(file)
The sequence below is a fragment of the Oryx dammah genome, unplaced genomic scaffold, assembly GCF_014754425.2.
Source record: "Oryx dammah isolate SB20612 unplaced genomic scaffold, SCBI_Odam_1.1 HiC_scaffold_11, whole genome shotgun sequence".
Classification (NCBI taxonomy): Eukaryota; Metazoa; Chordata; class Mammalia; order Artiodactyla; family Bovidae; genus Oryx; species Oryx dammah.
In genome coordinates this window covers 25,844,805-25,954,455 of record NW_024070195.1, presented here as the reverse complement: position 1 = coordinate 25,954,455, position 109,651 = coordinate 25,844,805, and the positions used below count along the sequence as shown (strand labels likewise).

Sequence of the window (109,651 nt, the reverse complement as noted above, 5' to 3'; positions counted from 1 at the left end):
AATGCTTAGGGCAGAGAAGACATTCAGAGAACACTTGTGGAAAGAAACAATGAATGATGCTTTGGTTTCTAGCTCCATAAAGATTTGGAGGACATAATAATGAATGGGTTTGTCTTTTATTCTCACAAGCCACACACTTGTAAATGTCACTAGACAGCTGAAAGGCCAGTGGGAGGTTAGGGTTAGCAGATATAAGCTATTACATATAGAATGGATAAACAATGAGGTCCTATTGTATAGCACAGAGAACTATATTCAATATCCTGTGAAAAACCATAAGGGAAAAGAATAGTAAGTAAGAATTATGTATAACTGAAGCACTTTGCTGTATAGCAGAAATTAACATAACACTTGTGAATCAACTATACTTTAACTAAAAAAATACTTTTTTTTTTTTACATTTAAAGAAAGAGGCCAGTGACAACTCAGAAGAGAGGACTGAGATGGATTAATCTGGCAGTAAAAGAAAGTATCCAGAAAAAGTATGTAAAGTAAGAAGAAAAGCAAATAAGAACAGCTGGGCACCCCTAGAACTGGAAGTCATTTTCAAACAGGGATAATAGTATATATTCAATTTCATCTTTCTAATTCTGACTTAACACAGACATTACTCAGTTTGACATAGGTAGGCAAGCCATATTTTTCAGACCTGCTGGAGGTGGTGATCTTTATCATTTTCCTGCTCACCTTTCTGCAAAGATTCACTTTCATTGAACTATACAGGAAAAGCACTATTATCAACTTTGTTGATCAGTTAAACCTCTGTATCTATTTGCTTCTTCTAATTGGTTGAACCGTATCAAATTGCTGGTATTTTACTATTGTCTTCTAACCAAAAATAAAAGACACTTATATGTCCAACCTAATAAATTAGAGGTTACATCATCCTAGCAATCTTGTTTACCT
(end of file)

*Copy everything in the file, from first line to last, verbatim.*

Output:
The sequence below is a fragment of the Oryx dammah genome, unplaced genomic scaffold, assembly GCF_014754425.2.
Source record: "Oryx dammah isolate SB20612 unplaced genomic scaffold, SCBI_Odam_1.1 HiC_scaffold_11, whole genome shotgun sequence".
Classification (NCBI taxonomy): Eukaryota; Metazoa; Chordata; class Mammalia; order Artiodactyla; family Bovidae; genus Oryx; species Oryx dammah.
In genome coordinates this window covers 25,844,805-25,954,455 of record NW_024070195.1, presented here as the reverse complement: position 1 = coordinate 25,954,455, position 109,651 = coordinate 25,844,805, and the positions used below count along the sequence as shown (strand labels likewise).

Sequence of the window (109,651 nt, the reverse complement as noted above, 5' to 3'; positions counted from 1 at the left end):
AATGCTTAGGGCAGAGAAGACATTCAGAGAACACTTGTGGAAAGAAACAATGAATGATGCTTTGGTTTCTAGCTCCATAAAGATTTGGAGGACATAATAATGAATGGGTTTGTCTTTTATTCTCACAAGCCACACACTTGTAAATGTCACTAGACAGCTGAAAGGCCAGTGGGAGGTTAGGGTTAGCAGATATAAGCTATTACATATAGAATGGATAAACAATGAGGTCCTATTGTATAGCACAGAGAACTATATTCAATATCCTGTGAAAAACCATAAGGGAAAAGAATAGTAAGTAAGAATTATGTATAACTGAAGCACTTTGCTGTATAGCAGAAATTAACATAACACTTGTGAATCAACTATACTTTAACTAAAAAAATACTTTTTTTTTTTTACATTTAAAGAAAGAGGCCAGTGACAACTCAGAAGAGAGGACTGAGATGGATTAATCTGGCAGTAAAAGAAAGTATCCAGAAAAAGTATGTAAAGTAAGAAGAAAAGCAAATAAGAACAGCTGGGCACCCCTAGAACTGGAAGTCATTTTCAAACAGGGATAATAGTATATATTCAATTTCATCTTTCTAATTCTGACTTAACACAGACATTACTCAGTTTGACATAGGTAGGCAAGCCATATTTTTCAGACCTGCTGGAGGTGGTGATCTTTATCATTTTCCTGCTCACCTTTCTGCAAAGATTCACTTTCATTGAACTATACAGGAAAAGCACTATTATCAACTTTGTTGATCAGTTAAACCTCTGTATCTATTTGCTTCTTCTAATTGGTTGAACCGTATCAAATTGCTGGTATTTTACTATTGTCTTCTAACCAAAAATAAAAGACACTTATATGTCCAACCTAATAAATTAGAGGTTACATCATCCTAGCAATCTTGTTTACCT